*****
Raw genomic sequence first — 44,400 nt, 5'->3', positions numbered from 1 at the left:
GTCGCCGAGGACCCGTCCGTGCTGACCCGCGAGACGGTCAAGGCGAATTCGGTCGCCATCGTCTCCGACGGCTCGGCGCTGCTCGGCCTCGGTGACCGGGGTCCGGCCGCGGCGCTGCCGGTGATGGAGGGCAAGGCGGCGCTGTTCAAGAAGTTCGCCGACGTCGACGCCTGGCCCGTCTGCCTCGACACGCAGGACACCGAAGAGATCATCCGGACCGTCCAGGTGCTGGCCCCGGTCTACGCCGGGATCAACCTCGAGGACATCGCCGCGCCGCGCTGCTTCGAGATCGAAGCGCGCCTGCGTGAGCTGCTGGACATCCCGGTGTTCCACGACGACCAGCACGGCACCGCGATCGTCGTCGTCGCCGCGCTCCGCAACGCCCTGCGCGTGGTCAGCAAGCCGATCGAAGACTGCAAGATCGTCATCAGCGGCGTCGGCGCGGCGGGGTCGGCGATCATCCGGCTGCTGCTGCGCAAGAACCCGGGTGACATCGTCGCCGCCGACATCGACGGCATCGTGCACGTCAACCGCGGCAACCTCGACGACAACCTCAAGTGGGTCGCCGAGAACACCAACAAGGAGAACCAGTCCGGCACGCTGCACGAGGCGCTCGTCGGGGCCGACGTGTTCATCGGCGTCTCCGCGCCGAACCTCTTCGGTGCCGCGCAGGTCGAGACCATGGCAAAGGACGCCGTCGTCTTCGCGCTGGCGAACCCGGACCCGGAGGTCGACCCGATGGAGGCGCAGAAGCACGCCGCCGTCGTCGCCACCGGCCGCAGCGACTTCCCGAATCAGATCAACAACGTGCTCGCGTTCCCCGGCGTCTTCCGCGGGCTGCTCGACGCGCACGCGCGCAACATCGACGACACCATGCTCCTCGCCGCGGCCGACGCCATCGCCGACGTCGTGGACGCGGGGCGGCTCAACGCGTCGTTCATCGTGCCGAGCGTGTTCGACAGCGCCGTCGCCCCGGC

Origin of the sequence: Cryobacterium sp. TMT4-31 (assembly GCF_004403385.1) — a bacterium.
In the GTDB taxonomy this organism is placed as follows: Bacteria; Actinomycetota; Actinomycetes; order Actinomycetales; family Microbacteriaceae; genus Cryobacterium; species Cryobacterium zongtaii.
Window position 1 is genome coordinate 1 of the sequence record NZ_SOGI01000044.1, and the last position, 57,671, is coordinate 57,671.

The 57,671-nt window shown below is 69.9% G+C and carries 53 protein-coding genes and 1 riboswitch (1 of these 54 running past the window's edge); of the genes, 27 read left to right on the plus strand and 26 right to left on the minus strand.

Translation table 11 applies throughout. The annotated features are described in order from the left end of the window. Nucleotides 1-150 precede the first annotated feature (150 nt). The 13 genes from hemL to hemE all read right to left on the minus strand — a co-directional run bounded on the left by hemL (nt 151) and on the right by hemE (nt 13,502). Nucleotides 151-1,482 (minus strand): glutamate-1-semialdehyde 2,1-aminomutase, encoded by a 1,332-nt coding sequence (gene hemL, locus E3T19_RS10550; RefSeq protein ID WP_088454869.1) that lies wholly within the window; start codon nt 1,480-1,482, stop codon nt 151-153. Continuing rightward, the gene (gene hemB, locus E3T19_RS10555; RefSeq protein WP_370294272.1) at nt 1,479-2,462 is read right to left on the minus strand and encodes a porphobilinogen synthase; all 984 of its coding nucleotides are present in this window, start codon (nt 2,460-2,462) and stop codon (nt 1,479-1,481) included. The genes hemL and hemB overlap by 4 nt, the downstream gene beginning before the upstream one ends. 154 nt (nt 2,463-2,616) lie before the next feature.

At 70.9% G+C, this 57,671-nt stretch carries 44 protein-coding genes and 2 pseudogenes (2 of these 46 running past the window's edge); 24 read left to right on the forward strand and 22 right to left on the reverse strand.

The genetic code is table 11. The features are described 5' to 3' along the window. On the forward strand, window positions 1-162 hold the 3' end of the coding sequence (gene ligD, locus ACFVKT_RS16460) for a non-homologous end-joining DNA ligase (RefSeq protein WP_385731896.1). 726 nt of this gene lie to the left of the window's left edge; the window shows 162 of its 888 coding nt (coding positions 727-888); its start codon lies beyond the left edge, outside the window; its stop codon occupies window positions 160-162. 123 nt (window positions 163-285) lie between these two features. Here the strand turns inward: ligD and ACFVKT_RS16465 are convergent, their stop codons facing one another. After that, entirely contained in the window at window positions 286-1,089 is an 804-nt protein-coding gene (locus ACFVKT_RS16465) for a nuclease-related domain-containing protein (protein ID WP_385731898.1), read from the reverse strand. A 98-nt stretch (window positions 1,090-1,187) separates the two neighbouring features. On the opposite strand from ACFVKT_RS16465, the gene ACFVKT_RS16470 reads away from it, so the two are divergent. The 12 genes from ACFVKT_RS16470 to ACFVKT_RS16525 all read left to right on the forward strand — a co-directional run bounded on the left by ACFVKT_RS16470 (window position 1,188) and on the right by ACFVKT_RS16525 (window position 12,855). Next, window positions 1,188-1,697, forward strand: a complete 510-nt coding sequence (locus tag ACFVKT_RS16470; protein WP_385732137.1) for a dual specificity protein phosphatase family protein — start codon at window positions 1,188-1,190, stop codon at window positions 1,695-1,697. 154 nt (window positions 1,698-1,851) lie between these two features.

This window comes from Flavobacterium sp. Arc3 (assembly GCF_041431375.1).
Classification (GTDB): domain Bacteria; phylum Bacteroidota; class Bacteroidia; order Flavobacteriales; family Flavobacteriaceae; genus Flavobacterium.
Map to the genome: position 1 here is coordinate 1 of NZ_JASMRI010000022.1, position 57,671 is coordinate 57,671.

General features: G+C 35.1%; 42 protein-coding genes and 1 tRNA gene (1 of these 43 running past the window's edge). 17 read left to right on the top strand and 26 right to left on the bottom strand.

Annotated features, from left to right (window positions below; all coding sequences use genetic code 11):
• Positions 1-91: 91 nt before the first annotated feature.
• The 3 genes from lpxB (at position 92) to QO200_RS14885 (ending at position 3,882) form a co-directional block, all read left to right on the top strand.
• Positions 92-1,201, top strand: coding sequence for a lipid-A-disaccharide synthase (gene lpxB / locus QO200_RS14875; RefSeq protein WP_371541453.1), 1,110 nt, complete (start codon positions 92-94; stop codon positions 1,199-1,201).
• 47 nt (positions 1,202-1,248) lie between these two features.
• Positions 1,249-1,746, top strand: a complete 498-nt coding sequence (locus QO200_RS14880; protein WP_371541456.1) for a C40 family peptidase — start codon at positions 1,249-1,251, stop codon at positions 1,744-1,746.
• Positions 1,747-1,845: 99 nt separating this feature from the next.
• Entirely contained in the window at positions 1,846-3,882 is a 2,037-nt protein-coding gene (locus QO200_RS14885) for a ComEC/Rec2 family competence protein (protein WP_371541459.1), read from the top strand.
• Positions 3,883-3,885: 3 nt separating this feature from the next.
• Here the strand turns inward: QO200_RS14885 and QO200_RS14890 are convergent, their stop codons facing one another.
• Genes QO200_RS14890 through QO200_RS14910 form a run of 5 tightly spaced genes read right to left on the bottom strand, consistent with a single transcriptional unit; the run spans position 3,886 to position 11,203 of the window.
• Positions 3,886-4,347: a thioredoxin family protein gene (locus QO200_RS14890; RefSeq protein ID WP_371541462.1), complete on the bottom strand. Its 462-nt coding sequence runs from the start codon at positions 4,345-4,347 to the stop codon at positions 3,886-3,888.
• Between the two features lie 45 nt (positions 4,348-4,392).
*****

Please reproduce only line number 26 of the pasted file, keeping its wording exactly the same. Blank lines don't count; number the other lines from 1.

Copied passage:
• Between the two features lie 45 nt (positions 4,348-4,392).